All Adults Should Have Opportunities to Participate in Community Life
Adults with disabilities should have opportunities to be involved with ordinary people on a partnership basis and to develop relationships with neighbors, co-workers and community members.
Community members can look for shared interests, share time and space with people, initiate relationships and demonstrate a sense of sharing for each other’s well-being. When government becomes involved, it should minimally not disrupt existing networks and connections, but rather to seek to support and strengthen relationships, and help build connections with community.
Adults with disabilities are entitled to decent, safe, and affordable housing; financial security to meet basic needs; health and medical care; and community transportation, employment and recreation.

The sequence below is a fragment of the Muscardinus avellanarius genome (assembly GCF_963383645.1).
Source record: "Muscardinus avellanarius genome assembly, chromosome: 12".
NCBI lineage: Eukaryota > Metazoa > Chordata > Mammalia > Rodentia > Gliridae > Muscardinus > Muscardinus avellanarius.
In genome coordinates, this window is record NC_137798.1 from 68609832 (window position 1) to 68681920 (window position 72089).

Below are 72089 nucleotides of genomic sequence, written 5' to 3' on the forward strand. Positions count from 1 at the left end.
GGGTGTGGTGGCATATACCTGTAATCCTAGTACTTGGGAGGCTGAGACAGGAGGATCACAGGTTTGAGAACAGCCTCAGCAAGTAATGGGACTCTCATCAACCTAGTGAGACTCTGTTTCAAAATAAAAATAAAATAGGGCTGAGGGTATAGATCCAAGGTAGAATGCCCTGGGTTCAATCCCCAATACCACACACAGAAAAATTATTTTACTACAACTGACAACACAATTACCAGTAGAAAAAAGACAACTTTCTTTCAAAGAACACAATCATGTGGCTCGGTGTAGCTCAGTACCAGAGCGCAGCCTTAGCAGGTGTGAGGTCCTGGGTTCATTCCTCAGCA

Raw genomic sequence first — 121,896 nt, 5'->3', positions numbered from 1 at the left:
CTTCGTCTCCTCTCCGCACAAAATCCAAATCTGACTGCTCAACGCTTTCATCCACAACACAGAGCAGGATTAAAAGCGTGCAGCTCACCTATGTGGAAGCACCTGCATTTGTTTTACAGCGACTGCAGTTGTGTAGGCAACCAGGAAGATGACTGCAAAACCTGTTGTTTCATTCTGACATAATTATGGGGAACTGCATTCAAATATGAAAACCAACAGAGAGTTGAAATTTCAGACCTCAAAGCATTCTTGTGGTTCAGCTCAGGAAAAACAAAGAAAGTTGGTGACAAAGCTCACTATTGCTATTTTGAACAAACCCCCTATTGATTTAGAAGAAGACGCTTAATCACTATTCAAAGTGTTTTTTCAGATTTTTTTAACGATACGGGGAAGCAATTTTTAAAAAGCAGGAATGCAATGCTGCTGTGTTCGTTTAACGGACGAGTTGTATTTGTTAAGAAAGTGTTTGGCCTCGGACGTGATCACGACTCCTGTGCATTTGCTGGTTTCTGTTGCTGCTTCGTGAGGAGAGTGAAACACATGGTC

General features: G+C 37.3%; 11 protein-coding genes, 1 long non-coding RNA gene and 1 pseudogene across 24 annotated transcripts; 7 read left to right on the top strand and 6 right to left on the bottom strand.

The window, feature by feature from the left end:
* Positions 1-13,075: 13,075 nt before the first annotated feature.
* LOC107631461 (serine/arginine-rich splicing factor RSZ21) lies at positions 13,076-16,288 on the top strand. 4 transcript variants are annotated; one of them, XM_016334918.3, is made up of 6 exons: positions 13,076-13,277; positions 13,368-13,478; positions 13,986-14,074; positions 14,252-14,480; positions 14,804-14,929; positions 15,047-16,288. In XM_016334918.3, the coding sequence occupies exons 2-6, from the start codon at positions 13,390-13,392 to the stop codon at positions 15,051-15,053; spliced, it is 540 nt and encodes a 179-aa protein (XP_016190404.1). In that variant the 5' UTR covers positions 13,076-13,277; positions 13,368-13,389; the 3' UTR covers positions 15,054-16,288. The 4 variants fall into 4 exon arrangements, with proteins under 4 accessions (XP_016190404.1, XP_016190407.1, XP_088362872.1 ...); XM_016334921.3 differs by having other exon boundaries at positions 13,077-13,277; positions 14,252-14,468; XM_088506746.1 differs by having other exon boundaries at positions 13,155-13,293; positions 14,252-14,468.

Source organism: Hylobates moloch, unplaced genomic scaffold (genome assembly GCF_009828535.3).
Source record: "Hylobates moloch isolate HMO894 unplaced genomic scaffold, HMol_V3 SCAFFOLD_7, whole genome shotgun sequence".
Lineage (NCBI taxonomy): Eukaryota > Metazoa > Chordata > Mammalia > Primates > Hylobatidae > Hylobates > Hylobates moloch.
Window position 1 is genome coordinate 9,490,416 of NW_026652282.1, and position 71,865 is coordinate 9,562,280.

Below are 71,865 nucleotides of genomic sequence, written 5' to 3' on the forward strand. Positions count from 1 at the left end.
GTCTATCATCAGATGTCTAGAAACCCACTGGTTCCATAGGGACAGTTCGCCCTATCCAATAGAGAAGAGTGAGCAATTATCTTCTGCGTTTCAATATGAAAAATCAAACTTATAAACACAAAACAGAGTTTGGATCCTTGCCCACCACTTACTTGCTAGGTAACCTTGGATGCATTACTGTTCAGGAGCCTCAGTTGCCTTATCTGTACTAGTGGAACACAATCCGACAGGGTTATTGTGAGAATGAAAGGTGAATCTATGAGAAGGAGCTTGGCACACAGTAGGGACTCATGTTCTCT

Housing, recreation, health care, financial security, transportaion, and employment are social issues that require community not disability-based solutions. Individuals with disabilities should have access to the personal assistance necessary to use these community resources. Government, human service agencies, community organizations and people with disabilities should work together to insure these basic needs are met for all people.
Adults should have opportunities to contribute to the diversity and strength of communities.
Communities (towns, cities, suburbs, villages, associations) need to become more inclusive of all people, recognizing the unique contributions individuals with disabilities can and do make to community life. This diversity must include a recognition and celebration of the differences between urban and rural life and people’s ethnic and cultural heritage.